Beginner’s guide to Feng Shui with Zoi Mpichtas

Zoi Mpichtas is a classical Feng Shui specialist (and a life coach), based between Cyprus and Belgium.

She has consulted for designers and architects such as Zaha Hadid and Gert Voorjans, and her belief in the ancient Chinese philosophy of ‘harmonising people with environment’ is so powerful that she even sold her last home because it didn’t fully support its principles.

We asked Zoi to give us a beginner’s guide to Feng Shui, here’s what she said….

Assembling a room

“Astrology comes first. When I’m working with a client, I start by looking at who they are from a personality point of view. I dig first in their astrology charts to find out what their personal favourable and unfavourable elements are. Then we start looking at the Feng Shui of their home or business. I often consult designers and, to achieve good results, it’s best to start early in the design stage.

After looking at the analysis then comes assembling a room.  It is important to know the purpose of the room and to collect all the information about how it is to be used and by whom.  I have to say though that we are talking here about classical Feng Shui, not new age.

The Bagua, used to take measurements of a building to define its orientation and the tool that Zoi uses when auditing a home. “Without the compass no assessment can take place,” she says.

Basic Feng Shui principals

“To explain the principles of Feng Shui to newcomers in a very simple way, my baseline is ‘Live life to its fullest potential.’ Feng Shui is all about energy and discovering the potential of your home. It’s a technique for discovering which rooms support you and which don’t and is about letting your home work for you. It is a way of living more than anything.  When you put yourself first as an individual, ‘balancing yourself first,’ and then your home, you will notice that the rest follows very easily.

“It’s a technique for discovering which rooms support you and which don’t.”

Feng Shui colours and how to use rugs

“There are five elements in Chinese metaphysics: Wood, metal, earth, water and fire. We use the colours at home to bring what is needed for a particular room as well as to support people’s personal favoured element. Rugs (and textiles generally) belong to the wood element, however colour in a rug can add another element. For instance, in Gert Voorjans living room the blue carpet represents both wood and water elements. If you favour water, then go for black and dark blue rugs. If you favour fire, then I would suggest red, pink, purple and orange rugs.

“If you favour fire, then I would suggest red, pink, purple and orange rugs.”

When wood is your favoured element then greenish colours are appropriate – rugs in green and turquoise for instance – as well as wooden objects. Metal represents white, silver, gold, light grey and all pastel colours. Earth colours are yellow and brown.

The living room in Gert Voorjans’ home has a lot of wood energy.  Carpets, cushions, chairs, the sofa and even the table incorporate fabric and textiles in general relate to wood. The blue carpet represents both wood and water elements. Similarly, the red cushion is wood, but because of its colour, carries fire energy too.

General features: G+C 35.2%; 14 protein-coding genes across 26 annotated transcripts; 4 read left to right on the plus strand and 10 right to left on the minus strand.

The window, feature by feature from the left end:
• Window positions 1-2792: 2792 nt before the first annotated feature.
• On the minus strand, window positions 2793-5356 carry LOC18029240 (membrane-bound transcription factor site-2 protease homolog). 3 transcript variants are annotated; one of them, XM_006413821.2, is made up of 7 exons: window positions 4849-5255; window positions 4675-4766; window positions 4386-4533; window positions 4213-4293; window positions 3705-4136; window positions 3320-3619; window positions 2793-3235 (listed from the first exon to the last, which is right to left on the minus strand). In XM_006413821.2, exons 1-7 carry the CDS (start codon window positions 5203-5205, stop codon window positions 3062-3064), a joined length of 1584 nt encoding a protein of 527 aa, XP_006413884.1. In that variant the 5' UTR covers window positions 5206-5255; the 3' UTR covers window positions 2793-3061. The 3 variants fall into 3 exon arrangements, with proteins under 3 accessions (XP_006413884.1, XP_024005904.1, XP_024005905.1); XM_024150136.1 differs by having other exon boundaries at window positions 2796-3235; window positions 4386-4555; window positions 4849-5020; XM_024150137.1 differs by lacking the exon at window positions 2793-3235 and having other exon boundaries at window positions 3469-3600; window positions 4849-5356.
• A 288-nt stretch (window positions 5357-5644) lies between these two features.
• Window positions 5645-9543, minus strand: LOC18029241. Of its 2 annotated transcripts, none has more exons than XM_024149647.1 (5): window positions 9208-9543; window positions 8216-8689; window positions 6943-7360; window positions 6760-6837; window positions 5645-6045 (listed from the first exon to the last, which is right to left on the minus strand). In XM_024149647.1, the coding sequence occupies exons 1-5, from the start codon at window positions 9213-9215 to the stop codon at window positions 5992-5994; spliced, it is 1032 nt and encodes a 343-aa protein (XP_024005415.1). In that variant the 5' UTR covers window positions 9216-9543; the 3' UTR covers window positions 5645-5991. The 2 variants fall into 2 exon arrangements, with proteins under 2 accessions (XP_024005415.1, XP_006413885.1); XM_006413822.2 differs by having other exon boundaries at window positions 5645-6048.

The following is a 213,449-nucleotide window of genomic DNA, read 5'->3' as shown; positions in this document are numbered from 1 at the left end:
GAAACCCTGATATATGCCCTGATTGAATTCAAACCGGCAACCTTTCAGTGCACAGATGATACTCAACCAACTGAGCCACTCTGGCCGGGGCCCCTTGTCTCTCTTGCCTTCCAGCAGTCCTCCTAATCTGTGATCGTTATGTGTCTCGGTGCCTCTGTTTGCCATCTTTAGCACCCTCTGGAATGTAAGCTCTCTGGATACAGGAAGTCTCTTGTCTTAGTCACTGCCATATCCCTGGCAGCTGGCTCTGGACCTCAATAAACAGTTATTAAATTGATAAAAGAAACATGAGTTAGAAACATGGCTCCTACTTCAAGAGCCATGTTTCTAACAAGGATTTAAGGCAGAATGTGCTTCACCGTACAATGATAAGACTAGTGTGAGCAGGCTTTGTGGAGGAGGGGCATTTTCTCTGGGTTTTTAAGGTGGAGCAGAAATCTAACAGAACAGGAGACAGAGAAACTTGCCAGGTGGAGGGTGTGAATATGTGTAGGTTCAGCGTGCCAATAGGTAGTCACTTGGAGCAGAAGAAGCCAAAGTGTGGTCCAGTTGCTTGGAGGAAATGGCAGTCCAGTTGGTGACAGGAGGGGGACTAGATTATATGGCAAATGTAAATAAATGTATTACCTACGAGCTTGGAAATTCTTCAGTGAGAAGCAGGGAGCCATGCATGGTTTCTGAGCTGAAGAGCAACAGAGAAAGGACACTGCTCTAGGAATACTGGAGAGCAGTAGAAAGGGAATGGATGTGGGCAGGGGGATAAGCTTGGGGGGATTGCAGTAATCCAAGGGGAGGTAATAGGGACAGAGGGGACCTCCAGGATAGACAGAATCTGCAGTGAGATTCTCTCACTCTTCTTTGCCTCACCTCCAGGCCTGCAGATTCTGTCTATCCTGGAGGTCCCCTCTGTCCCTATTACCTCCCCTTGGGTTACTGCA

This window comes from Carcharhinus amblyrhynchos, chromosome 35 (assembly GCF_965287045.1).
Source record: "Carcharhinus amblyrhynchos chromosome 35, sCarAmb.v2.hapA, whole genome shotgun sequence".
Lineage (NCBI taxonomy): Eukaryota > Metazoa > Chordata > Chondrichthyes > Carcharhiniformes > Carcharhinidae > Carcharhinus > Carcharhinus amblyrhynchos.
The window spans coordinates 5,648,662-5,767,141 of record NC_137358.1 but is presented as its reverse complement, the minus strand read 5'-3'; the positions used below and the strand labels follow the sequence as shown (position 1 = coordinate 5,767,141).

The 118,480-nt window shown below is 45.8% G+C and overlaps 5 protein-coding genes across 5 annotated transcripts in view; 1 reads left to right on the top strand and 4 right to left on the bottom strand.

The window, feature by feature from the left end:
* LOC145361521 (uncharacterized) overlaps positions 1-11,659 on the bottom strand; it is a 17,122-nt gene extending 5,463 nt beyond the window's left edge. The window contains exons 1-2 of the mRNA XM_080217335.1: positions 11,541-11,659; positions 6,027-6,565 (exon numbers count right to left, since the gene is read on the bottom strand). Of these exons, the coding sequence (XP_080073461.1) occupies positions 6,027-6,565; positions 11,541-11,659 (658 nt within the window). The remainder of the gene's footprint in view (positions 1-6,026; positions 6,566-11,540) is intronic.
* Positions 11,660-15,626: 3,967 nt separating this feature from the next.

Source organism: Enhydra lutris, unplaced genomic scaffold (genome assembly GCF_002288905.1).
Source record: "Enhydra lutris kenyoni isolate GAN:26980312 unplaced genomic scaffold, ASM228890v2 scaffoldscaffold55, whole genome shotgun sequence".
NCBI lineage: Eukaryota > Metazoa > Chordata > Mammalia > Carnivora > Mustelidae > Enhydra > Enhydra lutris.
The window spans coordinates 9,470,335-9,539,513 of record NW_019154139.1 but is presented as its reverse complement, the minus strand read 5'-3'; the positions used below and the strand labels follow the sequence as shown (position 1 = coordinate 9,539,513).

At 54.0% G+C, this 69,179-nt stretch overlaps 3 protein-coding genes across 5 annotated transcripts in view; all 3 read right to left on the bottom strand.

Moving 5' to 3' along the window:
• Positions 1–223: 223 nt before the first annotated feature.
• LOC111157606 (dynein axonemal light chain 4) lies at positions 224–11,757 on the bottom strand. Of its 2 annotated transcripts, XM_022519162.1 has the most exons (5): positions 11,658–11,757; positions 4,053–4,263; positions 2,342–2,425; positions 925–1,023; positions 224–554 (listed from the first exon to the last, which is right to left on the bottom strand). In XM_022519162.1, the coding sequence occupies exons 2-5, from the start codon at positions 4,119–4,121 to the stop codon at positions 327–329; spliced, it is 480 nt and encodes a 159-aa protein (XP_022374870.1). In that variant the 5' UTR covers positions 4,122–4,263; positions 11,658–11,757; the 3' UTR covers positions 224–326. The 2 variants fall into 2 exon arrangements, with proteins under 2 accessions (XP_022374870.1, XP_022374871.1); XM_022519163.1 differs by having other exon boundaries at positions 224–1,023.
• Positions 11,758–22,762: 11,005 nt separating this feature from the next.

Layout and balance

“Feng Shui is for everyone. I always respect the style and taste of my clients but the approach stays the same for each project, as it is a technique. For Zaha Hadid we worked on the environment and the floor plans for a 40,000 metre square residential building. With interior designers, it’s often about looking at how we can optimise the internal layout to receive the best energy – so it’s about where to place the living space, kitchen, bedroom, study room. When the layout cannot be changed than I advise them on colours and materials to use depending on their needs.

“It’s often about looking at how to optimise the layout to receive the best energy.”

Feng Shui is all about yin and yang, finding the right balance and using the right rooms. For instance, light is very important, but so is darkness. There must be a balance between both of them. A home with a lot of light is considered to be too yang.  A bedroom with too much light, for example, will influence the quality of your sleep.

Feng Shui at the front door

“If there is one room or location that we should all sort to help our lives? That would be the front door.  It’s where energy enters. Make sure your front door and the entrance hall are clean, bright and inviting. Energy passing through this space collects and becomes part of it. Think about how it feels having the rubbish and recycling bins outside your door and a pile of shoes and newspapers on the inside.

“Seeing interiors in magazines or on Pinterest, I will have a first impression about the energy, but to be accurate I need to make a full analysis. When I see an ‘off’ design I want to bring balance right away! I can’t look at a home or business anymore without seeing it through “Feng Shui eyes”.  There is no way back!

“Your environment does have an influence on your life. I am sure of that.”

People are cynical about Feng Shiu, which is understandable.  I was like them too until I had my own experiences in my previous home. Now I am convinced that there is some kind of invisible energy that drains, energises or controls us.  Your environment does have an influence on your life. I am sure of that.”

Find Zoi Mpichtas on Facebook and Pinterest.

Interiors images courtesy of Gert Voorjans

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